The outfit Joe and I worked for was 700 sections with the headquarters at Engle, N.M., a railroad siding and cattle shipping point established in 1879. It had a post office from 1881 until 1955. The headquarters was on the south end and the north end was 50 miles north, with several camps scattered every ten miles. Bobby Munsey ran the Armendaris. He was all cowpuncher . . . cow dust, horse sweat, and everything else that makes a great Wagon Boss flowed in his veins. His sons were young. Several years later in the Corona range I got to work with Tim Munsey at a friend’s branding works. It was in his veins, too . . . what a hand! I’ve also worked in other ranges with more Munseys and all are good cowboys. Bush Reid was the general manager of the Oppenheimer properties in New Mexico. Bush was a cowpuncher who had worked his way up through the ranks and was a good general manager because he had done the job as a working hand. Ten miles north of headquarters was Deep Well Camp. Dennis Cleaver and his wife Alice lived there . . . another example of real cow folks. Alice’s folks, Les and Mary Fleming, were cooking at headquarters. Dennis and Alice have worked for a lot of ranches and we are still good friends. In fact, forty years later Dennis is now the Sheriff of De Baca County. In my years working different cow ranges, I’ve met several Sheriffs who have spent 40 years working for big cow outfits and noticed that long days and bad horses seems to temper them for riding for the law. As for Dennis this fits, and his wife Alice, has been a tried and true partner all the way.

There were three single cowpunchers that were making the fall works at the Armendaris. One, named Tom, was raised in the Montana range and was just out of the service during the Vietnam War. He was a good cowboy and good fella. Another couple of fellas, Larry and Ed, were from that big ranch country in northern Arizona. The R.O., Big Boquillas, Babbit”s C.O. Bar outfit, the Yolo, to name a few, all ran a wagon or pack string during their spring and fall works. They were good hands and fun to work around . . . typical drifting cowboys. They had good outfits

. . . saddles, leggings, bits, hackamores . . . all that a fella needs to make a hand and all in good shape. They craved the cowboy life. When they drew their pay they bought whatever was necessary to keep their outfit in top shape . . . then after that, easy come, easy go! As I became friends with all the crew through that fall, the Arizona boys told me how they drifted to the Armendaris. They were working for one of those big Arizona outfits when the wagon pulled in and they all got a few days off for 4th of July. Seems they got carried away with all the festivities and wound up in jail. The judge thought they should spend a few days there for their rowdiness and bad behavior. They convinced the sheriff that they were both camp men and had wives waiting for them to bring groceries. The sheriff probably had cowboy’d for years before he started wearing a star and a pistol, so he felt sorry for ‘em and let ‘em go. I believe the idea was to return and finish their short sentence very soon. So these hombres decided they should change ranges, especially to one in a different state. I think we were sitting around the La Cienaga camp on the north end of the Armendaris when they told that story. We all had a good laugh. I said it reminded me of stories I had heard about some cowboys who came to New Mexico from Texas. One said “Oh no, the sheriff in Yoakum county, really likes me. He rode to the state line and just begged me to come back.”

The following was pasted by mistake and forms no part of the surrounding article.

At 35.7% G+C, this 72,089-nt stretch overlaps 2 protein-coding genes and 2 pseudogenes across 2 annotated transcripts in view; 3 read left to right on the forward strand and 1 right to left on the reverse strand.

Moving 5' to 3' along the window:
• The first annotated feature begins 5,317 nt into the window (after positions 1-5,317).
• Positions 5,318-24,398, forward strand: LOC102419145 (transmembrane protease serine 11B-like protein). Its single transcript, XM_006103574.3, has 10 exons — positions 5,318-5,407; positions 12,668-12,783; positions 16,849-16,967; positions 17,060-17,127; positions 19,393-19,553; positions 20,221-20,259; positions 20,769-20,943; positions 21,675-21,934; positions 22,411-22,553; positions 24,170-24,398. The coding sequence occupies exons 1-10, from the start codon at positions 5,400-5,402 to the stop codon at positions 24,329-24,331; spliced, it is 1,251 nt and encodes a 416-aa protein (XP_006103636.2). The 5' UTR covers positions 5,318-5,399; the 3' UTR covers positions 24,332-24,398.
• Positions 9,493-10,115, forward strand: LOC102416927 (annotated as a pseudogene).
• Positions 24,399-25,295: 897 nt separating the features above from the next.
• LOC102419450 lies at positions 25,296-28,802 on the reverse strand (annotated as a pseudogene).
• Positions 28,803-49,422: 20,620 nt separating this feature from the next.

That first night that Joe and I got to the Armendaris headquarters around 8:00. Most had already hit the sack but Tom was on the porch having a smoke and showed us some empty cots to roll our beds out on. The Diamond A’s old horse brand was still painted above the door and was called the Wagon Rods. Next morning at 4:00 we had a big breakfast, washed it down with one more cup, then headed for the horse corrals. Arizona Ed had wrangled the horses before breakfast. Bobby Munsey started roping out horses for everyone. We hit a high trot behind the boss and after many miles he had scattered the drive in a big pasture named Cedar Lake. We made a drive on the south half and “throwed” into headquarters. It was nearly 11:00 when the drive came together. Bobby and Bush cut out the dry cows which we “throwed” in the shipping trap and the herd into a holding pasture. So by the time we unsaddled some tired ponies and had dinner it was 2:00. Then we’d nap, shoe a horse, patch our leggings, or tie a honda and horn knot in a new rope. About 5:00 they would jingle the horses, and we would hang morals on them.

The rest of this story will be continued in next month’s issue.

Suggested Reading: The Southwestern Journals of Zebulon Pike 1806-1807